Physical Therapy After a Trimalleolar Fracture

Physical Therapy After a Trimalleolar Fracture

Trimalleolar Fracture Physical Therapy Exercises

After sustaining a trimalleolar fracture, your doctor will refer you to physical therapy. Physical therapy is part of the rehabilitation process for those who suffered a trimalleolar fracture.  The physical therapy referral may be provided post-surgery.  If the fracture is treated without surgical intervention, a cast will be provided, and a referral to a physical therapist will be provided almost immediately.

The prescribed physical therapy after a trimalleolar fracture may initially help the patient properly use any prescribed assistive walking devices.  If asked to use a cane, walker or crutches, a physical therapist can help the patient properly use these devices in such a way that will prevent further injury to other body parts.  The therapist will want to make sure the recovering person learn techniques to adapt to life while recovering that will prevent additional strain to the ankle.

The initial therapy session(s) may also include instructions related to the weight-bearing restrictions and how best to comply with them.  Complying with weight bearing restrictions is vital to the recovery of the ankle.

Benefits of Physical Therapy

Due to the weight and mobility restrictions a person faces after an ankle fracture, a physical therapist may teach the injured person knee and hip exercises to perform while the ankle recovers. Since a person will be limited in walking or standing during the recovery of their ankle, the knee and hip muscles will weaken. This leads to atrophy of the entire muscle group used for walking. Physical therapy exercises for the knee and hip can help a person from losing strength and prevents or limits atrophy of the muscle group while the ankle fracture heals. You will likely also be advised to move your toes while the foot is in a cast.  While this may seem minor, movement of the toes can keep blood clots and adhesion of the tendons from forming.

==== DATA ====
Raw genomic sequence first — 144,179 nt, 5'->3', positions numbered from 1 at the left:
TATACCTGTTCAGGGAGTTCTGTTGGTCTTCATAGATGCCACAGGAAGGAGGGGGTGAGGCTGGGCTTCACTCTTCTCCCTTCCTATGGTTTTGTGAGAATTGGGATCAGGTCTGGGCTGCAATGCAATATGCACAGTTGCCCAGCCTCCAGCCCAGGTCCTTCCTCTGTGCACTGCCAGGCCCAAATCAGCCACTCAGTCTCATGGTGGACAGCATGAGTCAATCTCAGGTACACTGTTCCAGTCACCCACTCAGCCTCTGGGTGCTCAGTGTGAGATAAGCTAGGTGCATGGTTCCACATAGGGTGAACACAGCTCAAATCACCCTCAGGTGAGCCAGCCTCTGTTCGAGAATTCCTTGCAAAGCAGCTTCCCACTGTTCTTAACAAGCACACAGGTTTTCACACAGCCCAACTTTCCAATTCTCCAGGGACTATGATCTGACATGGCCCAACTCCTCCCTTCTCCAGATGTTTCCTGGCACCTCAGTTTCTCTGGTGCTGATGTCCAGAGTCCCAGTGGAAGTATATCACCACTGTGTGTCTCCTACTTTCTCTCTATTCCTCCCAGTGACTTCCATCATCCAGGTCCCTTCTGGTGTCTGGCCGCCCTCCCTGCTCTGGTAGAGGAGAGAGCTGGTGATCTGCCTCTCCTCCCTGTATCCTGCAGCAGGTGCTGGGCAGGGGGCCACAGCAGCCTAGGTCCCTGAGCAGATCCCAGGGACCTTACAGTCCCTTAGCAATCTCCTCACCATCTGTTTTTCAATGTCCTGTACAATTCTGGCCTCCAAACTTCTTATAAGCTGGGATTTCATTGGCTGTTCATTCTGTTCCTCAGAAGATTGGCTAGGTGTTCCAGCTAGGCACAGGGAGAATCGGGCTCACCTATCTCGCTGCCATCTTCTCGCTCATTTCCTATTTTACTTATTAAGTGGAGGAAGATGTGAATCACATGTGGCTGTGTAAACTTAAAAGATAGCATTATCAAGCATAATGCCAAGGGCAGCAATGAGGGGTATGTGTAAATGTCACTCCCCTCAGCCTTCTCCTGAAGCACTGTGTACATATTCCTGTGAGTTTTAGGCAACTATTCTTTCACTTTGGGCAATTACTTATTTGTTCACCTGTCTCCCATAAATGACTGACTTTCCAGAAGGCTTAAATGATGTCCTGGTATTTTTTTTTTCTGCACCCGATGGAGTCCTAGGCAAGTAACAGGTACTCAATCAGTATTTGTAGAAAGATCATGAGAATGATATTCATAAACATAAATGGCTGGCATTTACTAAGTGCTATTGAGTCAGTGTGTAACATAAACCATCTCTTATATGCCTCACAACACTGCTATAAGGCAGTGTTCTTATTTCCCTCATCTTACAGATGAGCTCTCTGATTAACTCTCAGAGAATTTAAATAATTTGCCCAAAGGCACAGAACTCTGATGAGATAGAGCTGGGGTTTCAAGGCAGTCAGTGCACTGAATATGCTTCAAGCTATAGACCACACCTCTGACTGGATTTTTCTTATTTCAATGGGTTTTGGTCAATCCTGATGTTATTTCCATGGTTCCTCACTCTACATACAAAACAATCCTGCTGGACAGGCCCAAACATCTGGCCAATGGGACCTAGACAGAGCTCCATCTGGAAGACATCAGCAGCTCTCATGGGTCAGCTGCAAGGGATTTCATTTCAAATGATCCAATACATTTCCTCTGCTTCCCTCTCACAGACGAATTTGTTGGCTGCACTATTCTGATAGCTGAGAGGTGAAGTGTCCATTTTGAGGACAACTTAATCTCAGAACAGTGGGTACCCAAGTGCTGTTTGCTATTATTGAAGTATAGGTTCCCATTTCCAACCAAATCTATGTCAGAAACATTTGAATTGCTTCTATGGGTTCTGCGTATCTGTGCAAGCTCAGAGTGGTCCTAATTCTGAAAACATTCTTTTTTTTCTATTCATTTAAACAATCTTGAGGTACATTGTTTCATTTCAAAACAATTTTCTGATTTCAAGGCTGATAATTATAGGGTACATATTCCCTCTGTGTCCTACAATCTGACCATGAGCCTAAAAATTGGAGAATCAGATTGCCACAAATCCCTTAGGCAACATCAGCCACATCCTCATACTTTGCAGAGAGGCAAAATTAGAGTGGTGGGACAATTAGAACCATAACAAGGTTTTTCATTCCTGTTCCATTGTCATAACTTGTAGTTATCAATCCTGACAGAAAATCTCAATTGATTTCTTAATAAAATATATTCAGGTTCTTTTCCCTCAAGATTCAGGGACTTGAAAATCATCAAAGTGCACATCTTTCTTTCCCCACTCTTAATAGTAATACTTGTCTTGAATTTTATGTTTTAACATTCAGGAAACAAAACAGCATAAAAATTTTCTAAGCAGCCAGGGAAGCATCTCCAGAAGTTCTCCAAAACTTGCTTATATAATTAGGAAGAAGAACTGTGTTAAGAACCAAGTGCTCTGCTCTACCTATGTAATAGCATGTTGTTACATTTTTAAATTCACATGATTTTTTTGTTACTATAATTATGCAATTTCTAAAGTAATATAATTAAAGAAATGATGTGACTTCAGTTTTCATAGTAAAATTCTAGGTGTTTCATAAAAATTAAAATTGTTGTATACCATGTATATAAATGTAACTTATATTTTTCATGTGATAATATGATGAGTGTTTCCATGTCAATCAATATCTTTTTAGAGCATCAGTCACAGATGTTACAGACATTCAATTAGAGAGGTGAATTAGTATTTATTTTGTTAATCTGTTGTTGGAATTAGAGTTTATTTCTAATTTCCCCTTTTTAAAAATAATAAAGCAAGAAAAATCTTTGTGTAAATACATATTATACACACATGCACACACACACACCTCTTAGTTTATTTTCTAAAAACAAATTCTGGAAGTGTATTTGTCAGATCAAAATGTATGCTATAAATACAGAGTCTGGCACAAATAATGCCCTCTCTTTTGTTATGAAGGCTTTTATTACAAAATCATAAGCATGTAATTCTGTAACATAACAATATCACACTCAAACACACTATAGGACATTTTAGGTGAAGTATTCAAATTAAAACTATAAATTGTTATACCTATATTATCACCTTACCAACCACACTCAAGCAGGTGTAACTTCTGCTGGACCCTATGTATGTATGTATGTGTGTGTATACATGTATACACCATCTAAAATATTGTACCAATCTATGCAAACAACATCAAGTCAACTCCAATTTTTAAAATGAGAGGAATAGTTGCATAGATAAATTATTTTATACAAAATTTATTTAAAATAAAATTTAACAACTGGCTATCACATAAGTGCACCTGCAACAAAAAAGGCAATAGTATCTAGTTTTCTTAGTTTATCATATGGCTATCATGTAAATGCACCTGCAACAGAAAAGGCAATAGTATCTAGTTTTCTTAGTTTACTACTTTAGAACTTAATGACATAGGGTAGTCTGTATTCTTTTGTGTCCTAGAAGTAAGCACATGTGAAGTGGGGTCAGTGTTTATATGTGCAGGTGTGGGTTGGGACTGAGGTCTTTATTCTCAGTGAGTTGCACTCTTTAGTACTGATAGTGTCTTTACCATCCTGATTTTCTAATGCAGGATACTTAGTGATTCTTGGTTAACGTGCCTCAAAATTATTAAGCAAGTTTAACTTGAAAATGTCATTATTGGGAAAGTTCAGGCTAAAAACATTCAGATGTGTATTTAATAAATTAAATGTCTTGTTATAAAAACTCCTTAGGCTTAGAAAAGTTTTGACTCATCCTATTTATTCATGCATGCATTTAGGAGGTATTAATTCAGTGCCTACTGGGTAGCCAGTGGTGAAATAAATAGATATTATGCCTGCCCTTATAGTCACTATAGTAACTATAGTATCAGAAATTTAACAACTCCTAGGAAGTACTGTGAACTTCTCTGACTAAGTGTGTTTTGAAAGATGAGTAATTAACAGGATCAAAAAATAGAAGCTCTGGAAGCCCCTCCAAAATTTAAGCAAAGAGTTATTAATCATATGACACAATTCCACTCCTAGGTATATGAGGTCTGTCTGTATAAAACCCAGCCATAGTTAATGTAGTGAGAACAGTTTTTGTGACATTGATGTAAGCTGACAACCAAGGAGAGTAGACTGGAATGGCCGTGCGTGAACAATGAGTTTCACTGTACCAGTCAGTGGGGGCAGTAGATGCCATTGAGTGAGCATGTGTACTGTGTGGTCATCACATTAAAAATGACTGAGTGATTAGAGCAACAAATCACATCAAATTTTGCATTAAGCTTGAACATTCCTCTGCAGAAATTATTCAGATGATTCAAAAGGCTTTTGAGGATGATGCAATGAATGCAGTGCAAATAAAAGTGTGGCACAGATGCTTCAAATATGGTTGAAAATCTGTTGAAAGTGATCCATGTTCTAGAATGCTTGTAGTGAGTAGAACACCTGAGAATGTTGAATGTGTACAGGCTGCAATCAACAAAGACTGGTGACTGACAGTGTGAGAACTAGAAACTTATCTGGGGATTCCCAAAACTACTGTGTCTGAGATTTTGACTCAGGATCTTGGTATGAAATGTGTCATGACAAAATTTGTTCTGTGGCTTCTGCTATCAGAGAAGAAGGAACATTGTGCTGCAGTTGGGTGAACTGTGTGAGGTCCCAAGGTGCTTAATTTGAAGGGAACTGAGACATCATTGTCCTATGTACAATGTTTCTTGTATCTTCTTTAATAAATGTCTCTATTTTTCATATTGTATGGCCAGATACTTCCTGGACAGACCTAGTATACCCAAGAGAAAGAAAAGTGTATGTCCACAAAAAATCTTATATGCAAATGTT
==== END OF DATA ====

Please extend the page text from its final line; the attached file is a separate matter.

Role of Physical Therapist

The role of the physical therapist includes helping the person regain proper gait, strength, and range of motion through trimalleolar fracture physical therapy exercises.  The physical therapist will also evaluate and treat swelling and pain at the injury site and the surrounding area.  If a person underwent surgery, the physical therapist would assess the scar and scar tissue.

If surgery were performed, scar tissue would form.  The therapist will determine if massage of the scar tissue is necessary so that ankle remodeling occurs properly. Restoring the tissue around the scar site with massage will help increase mobility and function.  The therapist may determine that you or a family member perform massage of the scar tissue at-home between treatment.  If so, scar tissue massage training will be provided.  (A word of caution: Do not begin to massage a scar until instructed to do so by a physical therapist.)  Myofascial release is often a term used by therapists to describe the technique used to press the skin and tissues around the scar.  This technique includes slow motion and the light use of force.

It is not uncommon for a person to experience some fear or anxiety over the loss of strength and motion to the ankle, leg, knee, and hip.  The physical therapist will help allay fears and will cheer you on in your recovery.  They will also help set realistic goals to keep a person moving forward in their recovery.

While a trimalleolar fracture will drastically impact your life for months and may require physical therapy for up to a year, the injured ankle and leg will recover but only with compliance of the prescribed physical therapy program.

The video below explains how to massage a scar tissue.

Sacramento Personal Injury Lawyers

The Sacramento Personal Injury Edward A Smith Law Offices can provide assistance to those who sustained an ankle fracture as a result of a car accident, slip and fall, trucking collision, motorcycle crash or other traumatic events.  You can call us at 916.921.6400 or 800.404.5400.

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Photo by Toa Heftiba on Unsplash

Editor’s Note: This page has been updated for accuracy and relevancy. [cha 8.20.18]

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